Open Work: Umberto Eco and Göteborg International Biennial


Contemporary Art

Italians like to believe that there’s only one Biennial, the one taking place in Venice of course, yet that’s just not true. There’s another event focused on contemporary art, one of the most interesting on an European level, which has been growing remarkably over the last few years. We are indeed talking about Göteborg International Biennial for Contemporary Art, in Sweden, on for two months until November 22, 2015. This edition’s theme is ‘A story within a story’ and we have to kind of thank Italy for that as it was inspired by Umberto Eco’s ‘Opera Aperta’ and its theorisation, a written piece first published in 1962 in the form of an essay, part of a book titled ‘Il ruolo del lettore’. What is it about? Let’s find out.

According to Eco, an ‘open work’ is a piece of literature that enables readers to draw their own conclusions, and Elvira Dyangani Ose, Göteborg International Biennial’s Curator, has decided to develop this year’s edition around this intriguing concept. The former Curator of International Art at the prestigious Tate Modern has in fact asked all participating artists to think of history as an open work of art, an endless network of correlations, whose uncertainty and unpredictability should be seen as something of value, with socially-engaged art project able to captivate people’s collective memory taking centre stage.

One of the most interesting features introduced this year is without a doubt the House of Words (HoW) a pop-up structure designed by Spanish architect Santiago Cirugeda together with Swedish artist Loulou Cherinet. Cirugeda has been trying for a while to find a new direction for architecture, a fresh path focused on functionality rather than aesthetic refinement, a concept recently defined as ‘guerrilla architecture’.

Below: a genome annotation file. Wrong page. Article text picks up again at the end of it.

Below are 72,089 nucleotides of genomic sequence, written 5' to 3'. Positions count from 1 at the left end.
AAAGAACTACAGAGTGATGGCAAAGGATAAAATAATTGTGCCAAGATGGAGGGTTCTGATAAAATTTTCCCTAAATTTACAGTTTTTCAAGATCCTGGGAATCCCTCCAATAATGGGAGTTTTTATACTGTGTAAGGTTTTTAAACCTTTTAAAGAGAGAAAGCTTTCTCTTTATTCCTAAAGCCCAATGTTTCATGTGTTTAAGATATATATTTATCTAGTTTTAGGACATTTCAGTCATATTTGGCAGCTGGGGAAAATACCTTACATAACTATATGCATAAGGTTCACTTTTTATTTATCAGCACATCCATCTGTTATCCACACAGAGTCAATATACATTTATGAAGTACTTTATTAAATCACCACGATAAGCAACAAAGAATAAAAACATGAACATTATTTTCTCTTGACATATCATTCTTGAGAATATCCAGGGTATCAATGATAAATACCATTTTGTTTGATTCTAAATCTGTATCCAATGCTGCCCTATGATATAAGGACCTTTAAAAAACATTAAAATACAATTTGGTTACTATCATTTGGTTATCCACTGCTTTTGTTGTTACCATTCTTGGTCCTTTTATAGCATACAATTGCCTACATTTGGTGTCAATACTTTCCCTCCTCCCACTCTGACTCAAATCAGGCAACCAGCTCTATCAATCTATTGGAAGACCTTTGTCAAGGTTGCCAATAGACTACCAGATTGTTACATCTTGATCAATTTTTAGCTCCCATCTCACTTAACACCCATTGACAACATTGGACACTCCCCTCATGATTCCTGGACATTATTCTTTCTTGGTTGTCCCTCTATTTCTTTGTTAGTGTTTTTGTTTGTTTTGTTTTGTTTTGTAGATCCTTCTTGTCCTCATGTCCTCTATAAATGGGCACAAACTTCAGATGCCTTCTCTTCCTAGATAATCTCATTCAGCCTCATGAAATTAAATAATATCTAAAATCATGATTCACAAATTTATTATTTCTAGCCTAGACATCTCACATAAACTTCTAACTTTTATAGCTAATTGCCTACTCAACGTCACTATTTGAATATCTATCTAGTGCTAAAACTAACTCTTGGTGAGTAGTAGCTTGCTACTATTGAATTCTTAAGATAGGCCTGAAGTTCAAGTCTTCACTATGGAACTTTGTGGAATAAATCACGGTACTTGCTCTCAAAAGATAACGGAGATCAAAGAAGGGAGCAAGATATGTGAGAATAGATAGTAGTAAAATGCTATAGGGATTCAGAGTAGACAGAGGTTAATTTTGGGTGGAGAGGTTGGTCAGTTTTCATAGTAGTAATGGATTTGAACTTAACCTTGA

The Göteborg Biennial pavilion is extremely colourful, almost entirely made of recycled materials, and it’s the event’s pulsing core. The fun part has yet to come, though: the House of Words has already been an event within an even while it was being built as Cirugeda recruited the builders needed for its construction directly on site by word of mouth, with an open call stating: “We will drill, dig, hammer, saw and build while listening to music and meeting new people […] Not only will your ideas be an integral part of the building process, but your input will become an important part of the artwork itself. Each day you will be surrounded by excellent company, eat good food and, last not least, gain a fantastic sense of accomplishment and togetherness.” It sounds good, doesn’t it?